New booze plan: POSI may be on the way out


p2316-alcohol-launch-2By ERWIN CHLANDA
POSI – cops at bottleshops – is still the weapon of choice in the war against booze abuse in The Alice, but there is a Plan B in the wings of the 2016 to 2018 Alcohol Management Plan announced today.
And that alternative sounds a lot like the Banned Drinkers Register under which buyers of grog had to show ID, and which was knocked on the head by the CLP government soon after being elected in 2012.
Mayor Damien Ryan, who heads up the Alcohol Reference Group, says the alternative is “something different altogether”.
However, in the plan it is described as an “alternative to Strategy 1.1 [that’s POSI] but it would use a point of sale identification system to enforce … Alcohol Protection Orders, prohibition orders and alcohol related Domestic Violence Orders”.
Says Mayor Ryan: “We would in the future support some form of ID but we wouldn’t replace POSIs without something positive in its place.
“You could move to that but until you have perfected it you wouldn’t move away from POSIs. It’s another option going forward.”
Chief Minister Adam Giles said at the launch of the plan today: “The Government is currently looking at whether there could be another model in a similar vein that can help alleviate the need to have police at bottleshops.”
Mayor Ryan says he “begs to differ” with assertions that crime statistics on the increase in 2015 after a drop in 2014 put a question mark over POSI: “We’ve had someone from the women’s shelter on our committee since the beginning and they are very supportive of the difference in the community with the POSIs in place.
“People in the community are saying: Don’t remove the POSIs.”
He says a floor price was discussed but not included in the plan: “It is not the be-all and end-all.”
The plan co-ordinates a string of agencies with clear definitions of their roles.
Mr Giles had a blunt message for bush people bringing anti-social behaviour to Darwin: “There are always people who come in during the wet season in the Top End, like to consume alcohol and live in the long grass and cause trouble.
“My message to those people is piss off and get off the country in Darwin and go back to your home communities. Stop causing trouble in Darwin.”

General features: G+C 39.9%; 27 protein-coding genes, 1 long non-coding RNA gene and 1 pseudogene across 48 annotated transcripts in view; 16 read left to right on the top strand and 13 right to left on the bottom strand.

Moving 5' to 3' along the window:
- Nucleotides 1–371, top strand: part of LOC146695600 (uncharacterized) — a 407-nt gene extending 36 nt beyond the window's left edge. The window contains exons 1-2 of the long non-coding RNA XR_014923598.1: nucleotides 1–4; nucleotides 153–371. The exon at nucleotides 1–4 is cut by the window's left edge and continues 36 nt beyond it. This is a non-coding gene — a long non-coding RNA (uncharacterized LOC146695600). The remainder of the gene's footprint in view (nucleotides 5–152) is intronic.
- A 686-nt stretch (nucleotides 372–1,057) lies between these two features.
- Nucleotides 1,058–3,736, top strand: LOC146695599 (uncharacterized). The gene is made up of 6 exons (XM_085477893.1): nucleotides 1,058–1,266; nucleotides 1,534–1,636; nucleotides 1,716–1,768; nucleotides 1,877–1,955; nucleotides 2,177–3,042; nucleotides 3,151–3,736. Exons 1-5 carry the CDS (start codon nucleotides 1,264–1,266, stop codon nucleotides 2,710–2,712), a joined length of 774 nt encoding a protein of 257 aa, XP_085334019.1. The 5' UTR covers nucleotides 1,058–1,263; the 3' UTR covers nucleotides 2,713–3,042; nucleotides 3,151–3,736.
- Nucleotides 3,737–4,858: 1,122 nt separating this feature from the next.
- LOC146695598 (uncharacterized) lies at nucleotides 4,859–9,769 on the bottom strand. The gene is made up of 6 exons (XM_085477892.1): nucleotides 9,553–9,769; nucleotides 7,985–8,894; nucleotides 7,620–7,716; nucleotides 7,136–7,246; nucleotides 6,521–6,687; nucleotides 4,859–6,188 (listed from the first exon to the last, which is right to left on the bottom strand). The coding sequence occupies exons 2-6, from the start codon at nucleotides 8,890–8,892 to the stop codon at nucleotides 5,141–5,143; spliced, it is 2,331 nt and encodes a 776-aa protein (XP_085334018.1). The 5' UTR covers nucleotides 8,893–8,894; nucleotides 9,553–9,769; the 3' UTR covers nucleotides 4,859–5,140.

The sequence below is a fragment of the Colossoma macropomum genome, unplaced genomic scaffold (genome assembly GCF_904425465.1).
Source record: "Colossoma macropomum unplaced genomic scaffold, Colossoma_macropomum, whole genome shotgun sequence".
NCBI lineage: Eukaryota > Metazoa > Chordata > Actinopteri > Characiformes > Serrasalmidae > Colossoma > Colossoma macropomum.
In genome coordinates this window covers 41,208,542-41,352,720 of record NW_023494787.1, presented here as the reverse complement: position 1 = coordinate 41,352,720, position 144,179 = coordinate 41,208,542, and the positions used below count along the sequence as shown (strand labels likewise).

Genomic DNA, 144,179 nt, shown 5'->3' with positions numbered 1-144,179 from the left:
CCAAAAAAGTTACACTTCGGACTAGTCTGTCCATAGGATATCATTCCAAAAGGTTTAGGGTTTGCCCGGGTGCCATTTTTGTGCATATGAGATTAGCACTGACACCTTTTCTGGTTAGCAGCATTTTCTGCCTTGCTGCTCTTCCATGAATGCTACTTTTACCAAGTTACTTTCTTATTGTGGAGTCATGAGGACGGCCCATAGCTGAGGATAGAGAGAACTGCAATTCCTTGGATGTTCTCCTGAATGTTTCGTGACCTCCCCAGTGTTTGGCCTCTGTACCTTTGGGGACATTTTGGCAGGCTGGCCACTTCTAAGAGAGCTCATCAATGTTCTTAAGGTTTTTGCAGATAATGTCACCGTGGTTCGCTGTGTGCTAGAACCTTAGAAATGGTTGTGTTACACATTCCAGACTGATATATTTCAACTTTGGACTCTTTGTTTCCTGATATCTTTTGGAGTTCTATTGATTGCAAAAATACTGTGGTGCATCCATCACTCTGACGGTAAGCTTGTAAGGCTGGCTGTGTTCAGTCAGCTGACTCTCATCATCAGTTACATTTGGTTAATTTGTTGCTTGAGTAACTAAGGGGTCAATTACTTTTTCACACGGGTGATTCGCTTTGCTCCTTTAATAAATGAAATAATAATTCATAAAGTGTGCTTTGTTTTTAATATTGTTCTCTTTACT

Commenting on trouble in Alice Springs Mr Giles said Licensing “needs to have a good look at the Memo Club because what I am seeing is not what Alice Springs wants”.
Would he increase police numbers to deal with the need of diverting POSI offers when there are urgent police jobs, Mr Giles said: “We increased police numbers by 20 in Alice when we first came to government. Managing these resources is always a challenge.”
When the crime rate dropped in 2014, was that an adequate level or should it be lower still?
“I’d like to see the crime at zero,” says Mr Giles. “You hear some of the horrendous crimes in Sydney, Melbourne, Adelaide and Brisbane and I think thank goodness those crimes are not here in Alice.”


  1. So people who go to Darwin, and I am assuming The Alice, and cause trouble should piss off back to their home communities? Couldn’t agree more. When are you leaving, Adam?

  2. Even though we want everyone to be treated equally, it can not be the case in hand.
    Many people need that helping hand, and if it means being unable to buy alcohol, then so be it.
    It helps the user, others and the community.

  3. There is simply no way POSI can be implemented without at least a suspicion of racial profiling. That is unless every person entering an alcohol take-away outlet is stopped and questioned.
    But asking every person buying take-away grog to provide an ID avoids any suspicion of racial profiling. Also, it does identify those problem drinkers who are, for whatever reason, on a watch list.